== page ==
“Because I want to go to the flea market with you!” My tone of voice was sharper than I meant it to be.
“I tell you what, why not call – er,
him
straight away?” She paused and then added, “That's what you promised her, didn't you? I'll call you back later.” She wasn't going to much trouble to imitate my voice, but it was clear that she was parodying me. “And tell her you're already on your way. She can put the champagne on ice.”
I could hardly believe my ears. “
She
? What do you mean,
she
? I told you it was Herbert Klofft calling!”
“So you said. But I understood all right, don't you worry!”
She turned away and disappeared from sight. I heard her moving about the bedroom, turning the bedclothes upside down. I was about to go in after her, but before I could bring myself to do it she reappeared with the bag in which she brings her night things, walked through the living room without deigning to glance at me, and disappeared into the bathroom.
My mind elsewhere, I closed the dishwasher and turned on the programme. In the bathroom I heard the clink of Frauke's jars and little bottles that stood on the shelf above the basin. As I switched the dishwasher on, she came out of the bathroom again, carrying her bag, her cheeks flushed.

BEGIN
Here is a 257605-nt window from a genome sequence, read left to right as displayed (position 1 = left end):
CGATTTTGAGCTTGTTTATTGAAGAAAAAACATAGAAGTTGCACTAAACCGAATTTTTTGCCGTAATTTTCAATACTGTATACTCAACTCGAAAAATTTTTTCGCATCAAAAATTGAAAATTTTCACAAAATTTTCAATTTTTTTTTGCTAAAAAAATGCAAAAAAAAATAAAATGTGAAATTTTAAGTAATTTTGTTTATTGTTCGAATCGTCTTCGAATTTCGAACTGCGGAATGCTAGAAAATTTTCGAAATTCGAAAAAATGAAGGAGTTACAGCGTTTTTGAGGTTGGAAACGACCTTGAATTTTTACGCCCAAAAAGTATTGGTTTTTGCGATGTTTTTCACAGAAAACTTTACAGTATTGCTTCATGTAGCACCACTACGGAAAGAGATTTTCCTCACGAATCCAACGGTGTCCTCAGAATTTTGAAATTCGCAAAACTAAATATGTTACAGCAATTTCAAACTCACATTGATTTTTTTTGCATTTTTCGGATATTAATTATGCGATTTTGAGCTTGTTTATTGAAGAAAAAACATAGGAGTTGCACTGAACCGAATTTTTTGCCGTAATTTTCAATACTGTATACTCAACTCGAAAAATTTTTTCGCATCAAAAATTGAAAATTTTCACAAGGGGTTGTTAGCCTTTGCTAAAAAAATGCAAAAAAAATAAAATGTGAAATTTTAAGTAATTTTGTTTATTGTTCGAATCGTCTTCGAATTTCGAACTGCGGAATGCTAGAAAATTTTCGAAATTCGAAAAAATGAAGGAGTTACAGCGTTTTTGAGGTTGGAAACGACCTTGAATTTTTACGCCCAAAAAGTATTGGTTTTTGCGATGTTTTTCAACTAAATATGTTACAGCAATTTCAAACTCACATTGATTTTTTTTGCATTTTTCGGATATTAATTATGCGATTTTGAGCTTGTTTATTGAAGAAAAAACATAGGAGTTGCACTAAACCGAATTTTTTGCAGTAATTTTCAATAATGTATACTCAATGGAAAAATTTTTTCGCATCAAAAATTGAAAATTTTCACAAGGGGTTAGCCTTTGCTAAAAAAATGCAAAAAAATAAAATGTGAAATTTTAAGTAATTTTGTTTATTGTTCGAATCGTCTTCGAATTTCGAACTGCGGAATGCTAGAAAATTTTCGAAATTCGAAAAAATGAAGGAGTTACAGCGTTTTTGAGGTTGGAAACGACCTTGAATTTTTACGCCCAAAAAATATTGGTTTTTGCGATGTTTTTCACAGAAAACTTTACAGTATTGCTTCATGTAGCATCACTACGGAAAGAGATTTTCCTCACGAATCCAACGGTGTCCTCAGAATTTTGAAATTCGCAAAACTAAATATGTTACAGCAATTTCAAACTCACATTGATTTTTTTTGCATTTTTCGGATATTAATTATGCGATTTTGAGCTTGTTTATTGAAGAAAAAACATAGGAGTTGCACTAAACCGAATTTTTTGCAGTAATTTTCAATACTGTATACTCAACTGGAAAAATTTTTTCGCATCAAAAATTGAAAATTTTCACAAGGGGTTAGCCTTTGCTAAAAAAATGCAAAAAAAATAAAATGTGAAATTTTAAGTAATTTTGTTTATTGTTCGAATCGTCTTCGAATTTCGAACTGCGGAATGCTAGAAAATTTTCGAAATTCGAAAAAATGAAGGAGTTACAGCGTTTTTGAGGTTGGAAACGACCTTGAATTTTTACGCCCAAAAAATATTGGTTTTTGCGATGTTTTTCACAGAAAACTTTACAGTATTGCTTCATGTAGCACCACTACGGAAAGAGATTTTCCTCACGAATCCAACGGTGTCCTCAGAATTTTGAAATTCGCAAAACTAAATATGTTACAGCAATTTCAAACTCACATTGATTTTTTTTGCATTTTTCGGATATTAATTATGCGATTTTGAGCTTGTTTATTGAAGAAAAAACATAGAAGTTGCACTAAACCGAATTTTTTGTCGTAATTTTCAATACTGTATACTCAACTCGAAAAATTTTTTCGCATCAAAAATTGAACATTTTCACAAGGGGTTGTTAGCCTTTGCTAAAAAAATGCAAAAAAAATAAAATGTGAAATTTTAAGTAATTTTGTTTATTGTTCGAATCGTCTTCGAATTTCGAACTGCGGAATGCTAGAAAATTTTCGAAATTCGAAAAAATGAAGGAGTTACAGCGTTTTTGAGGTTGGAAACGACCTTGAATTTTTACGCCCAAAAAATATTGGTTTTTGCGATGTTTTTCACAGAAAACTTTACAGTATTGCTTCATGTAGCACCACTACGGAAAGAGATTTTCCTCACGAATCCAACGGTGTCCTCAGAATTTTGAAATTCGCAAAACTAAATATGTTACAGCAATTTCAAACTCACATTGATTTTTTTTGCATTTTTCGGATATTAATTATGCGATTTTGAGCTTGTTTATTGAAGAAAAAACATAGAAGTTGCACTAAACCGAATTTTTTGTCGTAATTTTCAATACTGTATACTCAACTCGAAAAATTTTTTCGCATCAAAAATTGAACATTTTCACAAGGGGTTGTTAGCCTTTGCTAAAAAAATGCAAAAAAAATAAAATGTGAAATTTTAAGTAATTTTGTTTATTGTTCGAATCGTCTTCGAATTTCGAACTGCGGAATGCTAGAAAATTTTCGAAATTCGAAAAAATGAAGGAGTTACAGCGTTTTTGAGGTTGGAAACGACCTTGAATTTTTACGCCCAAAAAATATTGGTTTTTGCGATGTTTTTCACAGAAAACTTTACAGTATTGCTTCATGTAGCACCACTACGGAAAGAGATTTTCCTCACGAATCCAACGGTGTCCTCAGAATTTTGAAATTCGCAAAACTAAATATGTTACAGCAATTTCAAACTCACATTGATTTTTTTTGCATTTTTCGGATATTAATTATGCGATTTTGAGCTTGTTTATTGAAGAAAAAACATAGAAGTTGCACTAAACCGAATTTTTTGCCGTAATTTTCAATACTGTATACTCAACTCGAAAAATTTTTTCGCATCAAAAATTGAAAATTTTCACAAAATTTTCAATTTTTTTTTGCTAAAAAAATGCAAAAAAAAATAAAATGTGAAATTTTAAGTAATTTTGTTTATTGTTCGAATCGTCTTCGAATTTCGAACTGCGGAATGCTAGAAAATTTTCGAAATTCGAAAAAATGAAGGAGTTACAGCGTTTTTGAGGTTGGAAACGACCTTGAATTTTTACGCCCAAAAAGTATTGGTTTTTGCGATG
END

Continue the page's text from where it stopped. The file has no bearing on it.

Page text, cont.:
She took a step closer and looked at me. I opened my mouth, but before I could say anything she said, “Have a nice weekend. And thanks for the hospitality.” She went to the front door of the apartment, turned back once more and said, “Oh, and my regards to Herbert – I mean Cilly Klofft. Your client!” With that she opened the door and walked out.
11
When I was standing at the front door of the villa, under the overhanging roof, listening to the chime of bells that I had just set going, I could almost see Cilly Klofft before me. I was expecting her to open the door, maybe in her painter's smock again, with those eyes of hers that shone in a dim light. But it wasn't her. It was a blonde, handsome woman in her mid-forties wearing jeans and a striped kitchen apron. She examined me briefly through the crack in the doorway before letting me in.
She gave me no chance to show my good manners, but climbed the stairs ahead of me, slippers on her bare feet, went to Klofft's door and knocked. I heard Klofft's voice. “Come in!”
BOOK: The Stronger Sex